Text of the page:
Overcoming a “That’s The Way We Have Always Done It” Mindset in Schools

Ryan L Schaaf

Editor’s Note: This is Part One of a New Monthly Series, The Brief History of the Future of Education.


It is truly astounding how people can embrace doing things the way they have always been done without contemplating where and when the original decisions were made. We just accept a pre-existing mindset because it is the path of least resistance. President Woodrow Wilson said it best, “If you want to make enemies, try to change something.” Humans often prefer to remain mired in the mundane and find comfort in the status quo rather than head towards the undiscovered country on the unknown. This preexisting mindset is often defended or at the very least justified by the excuse of That’s The Way We Have Always Done It, or TTWWADI for short.


Examples of TTWWADI in History

Have you ever stopped to wonder about some pre-existing, taken-for-granted ideas that have long been a part of not only your life but the lives of humans for centuries? Why are there 60 minutes in an hour? Or 60 seconds in a minute? Why does each consist of 24 hours? Why are there 360 degrees in a circle? Wouldn’t it be easier to have these systems of measurement based in tens? For example, why isn’t the day 10 hours long? Why aren’t there 100 minutes in an hour, or 1,000 degrees in a circle?

The decision was made 4,400 years ago in ancient Sumer. The Sumerian math system was based in 60, and it could not handle fractions. The number 60 could easily be divided by 2, 3, 4, 5, 6, 10, 12, 15, 20, and 30, so Sumerians avoided the need for fractions. The decision to have 24 hours in a day was made about 3,500 years ago by the ancient Egyptians. Then, about 2,200 years ago, the Babylonians (using the same base 60 system) divided the hour into 60 minutes and the minute into 60 seconds.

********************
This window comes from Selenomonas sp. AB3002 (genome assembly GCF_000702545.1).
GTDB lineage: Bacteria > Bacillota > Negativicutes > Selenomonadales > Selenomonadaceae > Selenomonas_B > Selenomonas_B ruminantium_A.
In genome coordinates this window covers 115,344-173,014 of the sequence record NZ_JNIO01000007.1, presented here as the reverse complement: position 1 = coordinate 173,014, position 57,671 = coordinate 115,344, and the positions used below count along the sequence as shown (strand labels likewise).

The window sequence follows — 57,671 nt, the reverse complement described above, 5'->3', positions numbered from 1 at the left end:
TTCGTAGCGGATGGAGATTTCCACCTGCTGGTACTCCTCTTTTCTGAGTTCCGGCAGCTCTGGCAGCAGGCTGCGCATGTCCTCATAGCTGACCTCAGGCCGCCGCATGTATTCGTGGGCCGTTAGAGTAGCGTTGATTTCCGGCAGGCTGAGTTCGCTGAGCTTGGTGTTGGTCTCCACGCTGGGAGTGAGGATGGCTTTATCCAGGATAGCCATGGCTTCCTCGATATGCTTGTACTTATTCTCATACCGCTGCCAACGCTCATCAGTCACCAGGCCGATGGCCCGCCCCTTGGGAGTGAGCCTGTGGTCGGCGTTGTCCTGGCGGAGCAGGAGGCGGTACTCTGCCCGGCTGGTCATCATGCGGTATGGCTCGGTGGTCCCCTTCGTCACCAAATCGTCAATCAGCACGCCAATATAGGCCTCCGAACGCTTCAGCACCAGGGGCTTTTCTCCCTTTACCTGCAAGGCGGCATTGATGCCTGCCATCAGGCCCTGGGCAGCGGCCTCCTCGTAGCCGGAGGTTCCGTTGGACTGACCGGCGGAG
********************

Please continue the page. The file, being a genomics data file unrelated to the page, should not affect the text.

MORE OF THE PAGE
As fascinating as this dive is into mathematics and ancient civilization, the real punchline is that humans still use these practices and measurements to this day. That’s TTWWADI!

Fire up Google and explore some of these TTWWADI hands-on activities:

1.    Why are traffic lights red, yellow, and green?

2.    Why do some countries drive on the left and others on the right?

3.    How did breakfast, lunch, and dinner develop into a typical meal pattern?


The TTWWADI Mindset in Schools

Let us preface this message by starting with a disclaimer. Educators are hard working professionals that make magic happen every day, in classrooms that are incredible spaces of thought, inquiry, and intellectual pursuit for learners, residing in schools that act as the heart of their communities. However, today's public education systems were created over a century ago in a time before computers, before televisions, before airplanes, before cellphones, before radios, before the Internet, before satellites, before equality, before brain research, and entirely before electricity was available in anyone's home.